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Minimum Seeking for Unstable Unmodeled Systems

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Extremum seeking (ES), a non-model-based optimization method whose development begun in the 1920s, has thus far remained limited to stable plants. Removing this limitation is a logical challenge because ES, at its core, is a method for stabilization – of extrema of input-output maps of systems in steady state. We introduce a framework in which ES solves the problem of stabilization of general nonlinear systems affine in control, without requiring the knowledge of the system’s input and drift vector fields. In this framework a control Lyapunov function is being minimized using ES, whereas the plant’s state assumes implicitly a role of a vector-valued integrator in the learning portion of the ES algorithm. The mathematical machinery behind the new approach is a combination of the Lie bracket averaging method of Gurvits, Sussmann, and coworkers (an alternative to the conventional integration-based Krylov-Bogolyubov averaging) and of an approximation-based semiglobal practical stability theory of Moreau and Aeyels. When applied to linear systems, the ES approach solves the classical challenge in adaptive control, posed by Morse, of stabilization of systems with unknown control directions. Unlike the approach with Nussbaum gain functions, which provides a classical solution to this problem, the ES approach achieves stability even when the control directions change rapidly with time.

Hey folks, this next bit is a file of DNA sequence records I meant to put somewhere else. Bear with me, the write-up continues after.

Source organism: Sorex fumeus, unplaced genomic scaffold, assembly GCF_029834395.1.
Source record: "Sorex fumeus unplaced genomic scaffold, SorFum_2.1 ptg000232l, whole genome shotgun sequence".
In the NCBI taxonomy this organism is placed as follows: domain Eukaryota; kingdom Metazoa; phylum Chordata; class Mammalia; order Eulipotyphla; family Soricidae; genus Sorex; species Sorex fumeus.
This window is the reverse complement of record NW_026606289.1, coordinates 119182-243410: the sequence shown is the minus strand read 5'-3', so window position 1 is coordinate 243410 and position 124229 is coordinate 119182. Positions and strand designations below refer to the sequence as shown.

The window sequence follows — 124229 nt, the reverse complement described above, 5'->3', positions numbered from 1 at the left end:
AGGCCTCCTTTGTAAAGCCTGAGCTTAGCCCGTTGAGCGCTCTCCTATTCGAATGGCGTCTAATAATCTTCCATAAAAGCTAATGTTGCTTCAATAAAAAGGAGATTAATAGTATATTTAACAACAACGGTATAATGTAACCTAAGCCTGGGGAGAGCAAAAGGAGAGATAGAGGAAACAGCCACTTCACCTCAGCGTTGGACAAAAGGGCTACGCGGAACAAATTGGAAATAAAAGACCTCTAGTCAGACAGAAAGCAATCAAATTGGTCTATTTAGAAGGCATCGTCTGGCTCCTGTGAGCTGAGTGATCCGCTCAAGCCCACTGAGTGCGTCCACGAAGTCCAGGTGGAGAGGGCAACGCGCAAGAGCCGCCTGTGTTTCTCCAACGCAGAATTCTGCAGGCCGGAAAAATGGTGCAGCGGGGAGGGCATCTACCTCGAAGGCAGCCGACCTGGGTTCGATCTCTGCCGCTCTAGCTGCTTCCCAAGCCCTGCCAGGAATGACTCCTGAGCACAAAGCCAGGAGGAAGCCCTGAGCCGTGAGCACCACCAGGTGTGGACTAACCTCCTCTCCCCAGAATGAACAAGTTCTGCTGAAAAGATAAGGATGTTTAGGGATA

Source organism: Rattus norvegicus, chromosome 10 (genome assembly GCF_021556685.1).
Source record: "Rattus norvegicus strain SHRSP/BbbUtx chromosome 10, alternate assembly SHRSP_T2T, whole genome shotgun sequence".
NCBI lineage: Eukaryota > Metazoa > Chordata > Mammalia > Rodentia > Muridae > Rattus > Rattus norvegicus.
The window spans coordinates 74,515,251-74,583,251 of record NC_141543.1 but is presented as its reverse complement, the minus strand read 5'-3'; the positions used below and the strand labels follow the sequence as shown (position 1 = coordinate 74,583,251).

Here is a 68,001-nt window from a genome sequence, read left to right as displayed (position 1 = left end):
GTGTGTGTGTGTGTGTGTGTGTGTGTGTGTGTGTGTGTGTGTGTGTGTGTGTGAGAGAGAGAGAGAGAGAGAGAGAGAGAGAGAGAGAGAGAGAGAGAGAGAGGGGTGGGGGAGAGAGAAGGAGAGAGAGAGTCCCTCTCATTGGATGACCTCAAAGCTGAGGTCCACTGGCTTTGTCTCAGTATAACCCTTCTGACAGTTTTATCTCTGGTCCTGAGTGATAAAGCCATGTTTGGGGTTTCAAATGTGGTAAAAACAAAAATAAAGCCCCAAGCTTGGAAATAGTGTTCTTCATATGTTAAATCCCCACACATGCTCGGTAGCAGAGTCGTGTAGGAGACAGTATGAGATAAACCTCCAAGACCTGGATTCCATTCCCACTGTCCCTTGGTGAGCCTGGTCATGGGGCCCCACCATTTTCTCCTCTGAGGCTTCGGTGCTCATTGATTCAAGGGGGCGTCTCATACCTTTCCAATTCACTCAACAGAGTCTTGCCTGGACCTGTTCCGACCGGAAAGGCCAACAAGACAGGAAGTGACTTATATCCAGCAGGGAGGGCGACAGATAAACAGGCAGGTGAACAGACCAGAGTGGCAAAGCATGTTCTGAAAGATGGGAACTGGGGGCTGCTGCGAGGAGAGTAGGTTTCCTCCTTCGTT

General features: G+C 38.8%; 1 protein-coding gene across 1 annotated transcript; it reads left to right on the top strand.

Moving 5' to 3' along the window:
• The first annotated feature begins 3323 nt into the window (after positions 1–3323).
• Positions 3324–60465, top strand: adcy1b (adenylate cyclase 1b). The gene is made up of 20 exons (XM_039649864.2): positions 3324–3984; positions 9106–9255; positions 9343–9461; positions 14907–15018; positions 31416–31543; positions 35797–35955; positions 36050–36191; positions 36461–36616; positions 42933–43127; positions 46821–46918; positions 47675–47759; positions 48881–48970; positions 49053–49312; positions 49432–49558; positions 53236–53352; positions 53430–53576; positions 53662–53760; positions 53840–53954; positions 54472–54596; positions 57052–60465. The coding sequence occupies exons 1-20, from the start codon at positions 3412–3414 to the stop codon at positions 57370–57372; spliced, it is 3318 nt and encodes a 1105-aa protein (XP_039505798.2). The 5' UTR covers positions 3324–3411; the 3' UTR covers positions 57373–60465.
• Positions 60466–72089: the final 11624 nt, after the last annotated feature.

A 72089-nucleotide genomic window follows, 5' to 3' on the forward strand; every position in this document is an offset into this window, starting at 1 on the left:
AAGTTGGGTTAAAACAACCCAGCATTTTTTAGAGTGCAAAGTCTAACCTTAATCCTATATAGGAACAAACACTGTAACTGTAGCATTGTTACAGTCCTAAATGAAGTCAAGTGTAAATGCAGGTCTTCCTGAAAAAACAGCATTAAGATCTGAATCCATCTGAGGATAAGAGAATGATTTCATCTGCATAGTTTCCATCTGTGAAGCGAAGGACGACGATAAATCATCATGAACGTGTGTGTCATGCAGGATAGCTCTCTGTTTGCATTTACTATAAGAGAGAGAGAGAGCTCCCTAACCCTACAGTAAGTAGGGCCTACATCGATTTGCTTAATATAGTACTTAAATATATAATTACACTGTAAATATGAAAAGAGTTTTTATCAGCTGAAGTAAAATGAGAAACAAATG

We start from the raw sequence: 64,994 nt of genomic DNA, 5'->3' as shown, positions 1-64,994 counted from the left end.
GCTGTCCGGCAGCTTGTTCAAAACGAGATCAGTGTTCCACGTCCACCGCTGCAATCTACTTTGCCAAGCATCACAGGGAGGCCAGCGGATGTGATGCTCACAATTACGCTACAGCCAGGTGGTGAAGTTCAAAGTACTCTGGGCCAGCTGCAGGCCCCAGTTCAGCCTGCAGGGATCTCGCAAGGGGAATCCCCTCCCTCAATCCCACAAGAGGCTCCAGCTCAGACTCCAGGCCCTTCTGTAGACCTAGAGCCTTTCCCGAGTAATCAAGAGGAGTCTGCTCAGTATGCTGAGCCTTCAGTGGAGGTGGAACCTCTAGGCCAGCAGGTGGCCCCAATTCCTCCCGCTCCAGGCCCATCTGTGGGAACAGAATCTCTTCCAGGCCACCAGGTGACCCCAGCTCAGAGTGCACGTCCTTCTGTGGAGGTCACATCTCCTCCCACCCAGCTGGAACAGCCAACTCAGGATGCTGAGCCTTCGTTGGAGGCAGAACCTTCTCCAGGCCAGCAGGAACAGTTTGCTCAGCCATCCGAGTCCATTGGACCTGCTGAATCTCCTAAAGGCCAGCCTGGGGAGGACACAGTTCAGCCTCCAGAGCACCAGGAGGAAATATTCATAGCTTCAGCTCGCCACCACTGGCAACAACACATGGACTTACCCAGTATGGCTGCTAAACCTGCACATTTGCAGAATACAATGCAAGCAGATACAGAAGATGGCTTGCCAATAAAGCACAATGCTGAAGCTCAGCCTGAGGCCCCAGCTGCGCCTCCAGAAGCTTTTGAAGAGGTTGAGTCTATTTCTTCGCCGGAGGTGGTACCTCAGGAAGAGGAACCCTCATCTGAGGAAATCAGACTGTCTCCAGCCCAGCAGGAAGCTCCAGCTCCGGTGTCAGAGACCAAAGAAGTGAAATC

This talk is part of the CUED Control Group Seminars series.

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